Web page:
New Englanders have always felt blessed by plentiful water, and we are lucky compaired to other parts of the country. That attitude, though, has kept us from recognizing the importance of conserving water and the consequenses of not doing so. Every drop of water we use is a drop the fish in our rivers, frogs in our wetlands, and wildlife along our streams don’t have.
We recently experienced a wake-up call regarding the environmental consequences of water use in our area when Aquarion Water Company applied for a permit to pump 1 million gallons a day from a previously unused well 150 feet from the Norwalk River in Wilton. This pumping would have decreased the flow in the river significantly and affected the surrounding wetlands, which are home to wood frogs, fairy shrimp, birds, bees and butterflies as well as local mammal populations. Luckily thanks to people like you in our community, we successfully protested the new well and Aquarion withdrew its permit. The challenge now is to reduce our water use, so Aquarion is not forced to apply again for a permit to open new wells along the Norwalk River in order to provide us with the water we need.
Increases in population density and the resulting stormwater runoff due to development, the rise of giant lawn-based landscaping, and climate change have combined to create very real drought issues in Southwest Connecticut. The last two new diversion permits–to take water from our rivers and streams–by Aquarion have been done so to “improve drought resiliency in Southwest CT,” according to the company. Well owners also affect the environment, as draw-downs on ground water levels affect wetland health and streamflows in the same way that Aquarion’s pumping does, but on a smaller scale.
Outdoor irrigation systems account for 70% of water use in the summer. According to Aquarion spokesperson Peter Fazekas, “If you look at those four towns [Greenwich, Stamford, Darien, New Canaan], 40 percent of their annual water use is for lawns. So during the summer months, that figure is more like 70 percent.” The new diversion from our watershed would have gone to help these towns continue to water their enormous lawns. The answer to our region’s problems is conservation–reduced lawn size, rain barrels and more native plants that don’t require as much water. This problem exists across the country, not just here. In the U.S. 60% of drinking water is used outside. For more information on updating your landscaping to protect our rivers, water supply, and local pollinators, birds and other wildlife, see our landscape responsibly page and our website Pollinator-pathway.org. In response to recent water shortages, Aquarion has put in place permanent restrictions on outdoor watering in our area.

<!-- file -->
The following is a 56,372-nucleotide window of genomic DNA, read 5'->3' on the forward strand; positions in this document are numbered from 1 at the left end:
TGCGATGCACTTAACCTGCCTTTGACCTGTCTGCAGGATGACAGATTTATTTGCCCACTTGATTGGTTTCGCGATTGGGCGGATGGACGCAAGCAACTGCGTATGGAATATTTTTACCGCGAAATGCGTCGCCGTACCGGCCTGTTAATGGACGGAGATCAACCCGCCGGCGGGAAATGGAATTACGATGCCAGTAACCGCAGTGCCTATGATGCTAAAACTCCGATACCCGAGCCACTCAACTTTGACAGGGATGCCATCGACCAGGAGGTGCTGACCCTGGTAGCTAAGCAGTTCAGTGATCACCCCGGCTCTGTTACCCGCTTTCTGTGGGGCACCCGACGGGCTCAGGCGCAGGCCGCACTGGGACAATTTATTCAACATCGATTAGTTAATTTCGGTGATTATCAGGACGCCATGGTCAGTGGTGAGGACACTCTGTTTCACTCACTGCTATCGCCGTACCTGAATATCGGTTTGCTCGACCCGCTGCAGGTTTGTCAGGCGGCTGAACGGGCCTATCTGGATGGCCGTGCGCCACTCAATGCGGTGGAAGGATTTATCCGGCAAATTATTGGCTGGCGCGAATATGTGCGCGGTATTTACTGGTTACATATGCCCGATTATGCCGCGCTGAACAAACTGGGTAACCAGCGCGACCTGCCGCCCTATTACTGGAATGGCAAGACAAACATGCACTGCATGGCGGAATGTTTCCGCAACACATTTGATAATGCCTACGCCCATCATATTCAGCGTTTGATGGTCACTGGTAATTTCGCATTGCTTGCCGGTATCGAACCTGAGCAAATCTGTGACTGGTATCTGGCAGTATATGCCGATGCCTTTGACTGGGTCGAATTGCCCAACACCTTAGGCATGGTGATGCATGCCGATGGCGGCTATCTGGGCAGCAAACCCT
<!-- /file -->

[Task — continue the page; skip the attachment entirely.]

Every acre of land that is covered with an impervious surface generates 27,000 gallons of surface runoff instead of groundwater recharge during a one-inch rainstorm, according to UCONN Agricultural Extension, and:
• Between 1985 and 2010, Connecticut lost 190 square miles , or 6.5%, of its forest land. Forested areas are critical natural resources that perform important ecological functions. They absorb and process natural pollutants from rainfall and surface waters, store carbon, and provide habitat for wildlife.
• Between 1985 and 2010, Connecticut lost 39.5 square miles of natural vegetation in its streamside corridors (areas within 300 feet of a stream, river, pond, or lake). The loss of this critical vegetation translates to increased erosion, less habitat for wildlife, greater potential for reduction of animal populations, and reduced area for penetration of rainwater into the soil.
Due to these land use changes, increasing local use of groundwater may outpace the amount of recharge thatsupplies the aquifer. When groundwater and surface water extraction exceeds replenishment, aquifers are threatened with depletion.
More ways to conserve from UCONN.